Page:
Last Updated on July 9, 2020
Local government is almost more important than the federal government. If you want to start seeing change fast, this is where you need to start.
But, it seems scary right? Like how do you even get started? I’m going to break it down into some super simple steps.
It’s day thirty of the zero waste challenge! We only have ONE. DAY. MORE! Can you believe it!?
Now, we’re into the third phase of the challenge. The activism phase. The phase where you get to get a little outside of yourself and work on bringing change at a whole new level.
Today I’m challenging you to get involved in your local government….
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People just aren’t stepping up and harnessing the power they have! My generation has an appalling voter turn out and I can’t imagine that our rate for getting involved in local government is any better.
Today, I’m going to show you a few ways that you can start creating waves in your town.
I’m going to offer you several solutions to becoming more politically active.
1. get behind a cause and bring it to your city council:
With the group you found in yesterday’s challenge, consider backing a bill like a straw ban or bag ban.
You can also try and organize a city wide cleanup that’s recurring every year and hosted by the city.
To find out how to get a bill in front of your city council check out my blog post How to Get Involved with Local Government.
2. start a petition:
Ever wonder why you always see people collecting signatures? What are they going to do with all of them? There are three different types of petitions.
ballot initiative: this is a piece of legislation that will be up for vote on the ballot. If the community is on your side, but you don’t think city council would pass your idea – this is where you go! Creating this petition doesn’t enact the law, it just puts it on the ballot and the citizens of your town will decide whether or not it should be passed on election day.
non-binding referendum: This doesn’t result in any type of voting. It is only used to show support in favor or against a certain law. It basically advises the city council and shows them how the general population of the town is feeling towards a certain issue.
binding referendum: This tries to change the laws whether to have a vote repealed or to suspend an elected official etc.
Your city and town will have an official way of dealing with petitions. You need to file your petition in accordance with their rules, so be sure to head over to your local .gov to read up!
Are you registered to vote? Double check in case you don’t know. Then make sure you vote. Not just for president but for all of your local elections. It’s incredibly important who you appoint to your city council.
Here’s some great websites to help you choose candidates that align with your values and a great website to help you choose impartial judges. It’s a judges job to interpret the laws not legislate from the bench.
4. join a lobby:
I can’t recommend joining the Citizens Climate Lobby enough. It’s a great organization that advocates for a fair carbon tax.
If you’re looking to get in touch with your representatives and advocate for the Earth, then this is the organization for you.
5. run for office:
People tend to look at me like I have three eyes when I say this, but you should run for office! If you have good ideas and care about your town, why not you?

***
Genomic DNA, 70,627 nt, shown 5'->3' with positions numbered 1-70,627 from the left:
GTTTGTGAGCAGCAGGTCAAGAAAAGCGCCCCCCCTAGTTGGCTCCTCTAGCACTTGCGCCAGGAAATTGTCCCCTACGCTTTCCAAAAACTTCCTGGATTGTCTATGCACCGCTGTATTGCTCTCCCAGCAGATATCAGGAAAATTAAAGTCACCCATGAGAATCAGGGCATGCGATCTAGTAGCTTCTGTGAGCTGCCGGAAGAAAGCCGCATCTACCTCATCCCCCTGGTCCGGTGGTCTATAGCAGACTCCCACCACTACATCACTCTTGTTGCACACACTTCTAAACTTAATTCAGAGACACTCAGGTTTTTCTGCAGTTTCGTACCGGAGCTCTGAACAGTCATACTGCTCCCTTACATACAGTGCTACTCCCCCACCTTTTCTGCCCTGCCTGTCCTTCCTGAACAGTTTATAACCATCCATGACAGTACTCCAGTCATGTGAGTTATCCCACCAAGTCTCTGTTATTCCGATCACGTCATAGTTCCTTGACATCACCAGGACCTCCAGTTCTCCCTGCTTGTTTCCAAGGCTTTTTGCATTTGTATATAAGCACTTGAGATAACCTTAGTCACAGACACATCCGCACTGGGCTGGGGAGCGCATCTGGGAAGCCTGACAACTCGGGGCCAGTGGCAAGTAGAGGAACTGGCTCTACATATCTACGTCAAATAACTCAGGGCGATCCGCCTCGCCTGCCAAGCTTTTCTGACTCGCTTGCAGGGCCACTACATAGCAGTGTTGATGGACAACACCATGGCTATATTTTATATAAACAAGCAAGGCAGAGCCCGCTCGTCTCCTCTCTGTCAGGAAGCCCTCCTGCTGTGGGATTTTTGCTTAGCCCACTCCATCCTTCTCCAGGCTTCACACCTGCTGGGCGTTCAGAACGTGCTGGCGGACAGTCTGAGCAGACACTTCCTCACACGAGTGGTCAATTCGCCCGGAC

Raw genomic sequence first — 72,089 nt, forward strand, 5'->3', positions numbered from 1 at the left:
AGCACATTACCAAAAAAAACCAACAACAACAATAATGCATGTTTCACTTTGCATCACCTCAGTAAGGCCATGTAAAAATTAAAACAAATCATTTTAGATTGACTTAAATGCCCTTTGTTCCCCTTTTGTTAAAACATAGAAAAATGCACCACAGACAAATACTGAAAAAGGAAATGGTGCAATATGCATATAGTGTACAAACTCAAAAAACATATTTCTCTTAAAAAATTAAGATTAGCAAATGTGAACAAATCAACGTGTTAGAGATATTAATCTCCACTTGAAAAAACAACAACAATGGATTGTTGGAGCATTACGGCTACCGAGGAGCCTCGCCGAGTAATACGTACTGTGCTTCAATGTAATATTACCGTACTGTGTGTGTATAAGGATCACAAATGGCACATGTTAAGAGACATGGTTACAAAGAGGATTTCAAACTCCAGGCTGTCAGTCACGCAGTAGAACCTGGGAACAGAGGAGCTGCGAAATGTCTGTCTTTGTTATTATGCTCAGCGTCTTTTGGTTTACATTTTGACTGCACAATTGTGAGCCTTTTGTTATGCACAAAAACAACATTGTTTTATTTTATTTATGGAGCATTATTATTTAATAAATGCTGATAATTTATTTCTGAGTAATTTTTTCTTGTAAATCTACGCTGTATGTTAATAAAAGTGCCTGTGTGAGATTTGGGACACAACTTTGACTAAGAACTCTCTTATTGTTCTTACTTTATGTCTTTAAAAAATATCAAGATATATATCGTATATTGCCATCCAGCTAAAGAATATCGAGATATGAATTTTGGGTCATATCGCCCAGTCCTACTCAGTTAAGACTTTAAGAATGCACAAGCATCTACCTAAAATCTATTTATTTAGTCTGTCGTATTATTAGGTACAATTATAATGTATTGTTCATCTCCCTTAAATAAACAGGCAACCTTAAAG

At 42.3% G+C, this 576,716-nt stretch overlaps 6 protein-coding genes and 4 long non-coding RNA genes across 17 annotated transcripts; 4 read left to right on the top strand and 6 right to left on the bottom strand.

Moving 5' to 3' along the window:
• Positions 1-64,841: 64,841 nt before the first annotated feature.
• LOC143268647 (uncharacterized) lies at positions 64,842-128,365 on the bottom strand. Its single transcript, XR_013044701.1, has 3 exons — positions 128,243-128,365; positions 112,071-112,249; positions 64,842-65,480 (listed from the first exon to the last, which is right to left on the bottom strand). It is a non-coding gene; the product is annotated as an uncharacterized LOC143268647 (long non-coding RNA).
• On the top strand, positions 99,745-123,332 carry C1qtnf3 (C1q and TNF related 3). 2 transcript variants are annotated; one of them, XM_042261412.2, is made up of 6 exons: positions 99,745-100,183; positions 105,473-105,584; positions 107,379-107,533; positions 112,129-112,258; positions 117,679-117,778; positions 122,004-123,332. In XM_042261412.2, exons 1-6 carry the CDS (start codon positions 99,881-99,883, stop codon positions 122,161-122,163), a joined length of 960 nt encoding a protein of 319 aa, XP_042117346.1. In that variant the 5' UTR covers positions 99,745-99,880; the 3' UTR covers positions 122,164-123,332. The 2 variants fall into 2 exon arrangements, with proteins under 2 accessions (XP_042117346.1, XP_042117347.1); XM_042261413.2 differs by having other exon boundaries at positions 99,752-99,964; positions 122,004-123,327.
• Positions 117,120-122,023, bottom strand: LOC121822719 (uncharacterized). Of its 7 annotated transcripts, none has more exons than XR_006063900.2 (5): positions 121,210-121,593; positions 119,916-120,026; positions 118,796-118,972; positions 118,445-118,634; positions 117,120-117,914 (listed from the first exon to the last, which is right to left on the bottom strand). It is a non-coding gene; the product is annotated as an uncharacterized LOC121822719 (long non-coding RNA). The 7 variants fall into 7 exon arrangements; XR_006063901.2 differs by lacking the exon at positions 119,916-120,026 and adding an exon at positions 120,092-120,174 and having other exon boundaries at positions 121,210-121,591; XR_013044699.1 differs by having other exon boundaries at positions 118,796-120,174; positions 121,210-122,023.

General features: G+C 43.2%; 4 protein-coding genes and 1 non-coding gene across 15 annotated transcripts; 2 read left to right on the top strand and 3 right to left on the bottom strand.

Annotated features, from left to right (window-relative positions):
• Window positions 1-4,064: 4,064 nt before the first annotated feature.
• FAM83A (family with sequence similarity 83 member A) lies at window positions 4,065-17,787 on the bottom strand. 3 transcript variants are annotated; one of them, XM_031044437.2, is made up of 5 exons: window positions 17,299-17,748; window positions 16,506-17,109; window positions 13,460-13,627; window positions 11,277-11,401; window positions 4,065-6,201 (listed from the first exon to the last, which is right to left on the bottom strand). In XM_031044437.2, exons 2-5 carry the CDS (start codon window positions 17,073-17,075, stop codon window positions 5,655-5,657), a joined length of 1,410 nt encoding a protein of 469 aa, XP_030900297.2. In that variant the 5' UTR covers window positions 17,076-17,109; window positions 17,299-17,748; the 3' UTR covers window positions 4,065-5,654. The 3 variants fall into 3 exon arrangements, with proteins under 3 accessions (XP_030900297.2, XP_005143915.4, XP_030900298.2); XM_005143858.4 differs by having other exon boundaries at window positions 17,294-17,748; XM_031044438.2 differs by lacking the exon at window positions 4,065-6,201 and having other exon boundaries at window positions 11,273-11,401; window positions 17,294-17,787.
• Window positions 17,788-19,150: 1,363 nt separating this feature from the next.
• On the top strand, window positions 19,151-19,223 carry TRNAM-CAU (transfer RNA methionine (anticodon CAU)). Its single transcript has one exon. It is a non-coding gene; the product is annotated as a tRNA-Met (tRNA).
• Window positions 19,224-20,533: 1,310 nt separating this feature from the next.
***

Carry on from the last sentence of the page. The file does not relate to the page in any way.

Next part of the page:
If you’re looking to get started check out She Should Run. It’s a site dedicated to helping female candidates run for office.
Also check with your state party headquarters. Depending on where you live, they might be looking for candidates to back.
You can always volunteer with local state party as well. I have spent many a day at the DPA (Democratic Party of Arkansas) phone banking and canvassing for candidates.
take the challenge!
It’s time to get involved with your local government.
I challenge you to sign up for the CCL and make sure that you’re registered to vote today.
My second challenge is for you to pick a pet project. Is that a bag ban? Straw ban?
Have businesses start charging for takeout containers instead of having them included in the price? Is it hosting a city wide clean up?
Whatever your pet project is, I want you to work with the group you just found and create an action plan to bring it to a vote this next year.
Are you up for the challenge?
Just starting out? Have 1,000 burning questions!?
Get access to my private Facebook group, where I’ll be hosting weekly lives throughout the challenge and I answer all of your most pressing questions.
PLUS! I’ll be sending out a brand new e-book at the end of the challenge called the Game On Handbook which is all about individual ways to fight climate change.
You don’t want to miss it.
miss a day?
- Day 1: Buy Less
- Day 2: Say No to Straws
- Day 3: Bring Your Own Reusable Water Bottle
- Day 4: Zero Waste Coffee
- Day 5: How to Actually Remember to Bring Your Bags to the Grocery Store
- Day 6: Use Real Stuff
- Day 7: Zero Waste Snacks
- Day 8: Declutter Your Life the Zero Waste Way
- Day 9: The Ultimate Guide to Zero Waste Cleaning
- Day 10: How to Compost
- Day 11: Conserve Natural Resources
- Day 12: Pick Up Litter
- Day 13: Zero Waste Grocery Shopping
- Day 14: Fight Food Waste
- Day 15: Meal Prep
- Day 16: Repair Something
- Day 17: Pack a Zero Waste Lunch
- Day 18: Use Cloth Napkins
- Day 19: Bring Home Leftovers
- Day 20: Zero Waste Dishwashing
- Day 21: Recycle the RIGHT Way!
- Day 22: Zero Waste Toilet Paper
- Day 23: Reduce Waste in Your Beauty Routine
- Day 24: Vote with Your Dollars
- Day 25: Be Prepared
- Day 26: Stop Junk Mail
- Day 27: Shop Secondhand
- Day 28: Shop Local
- Day 29: Start a Local Zero Waste Group
- Day 30: Get Involved in Local Government
- Day 31: Do a Trash Audit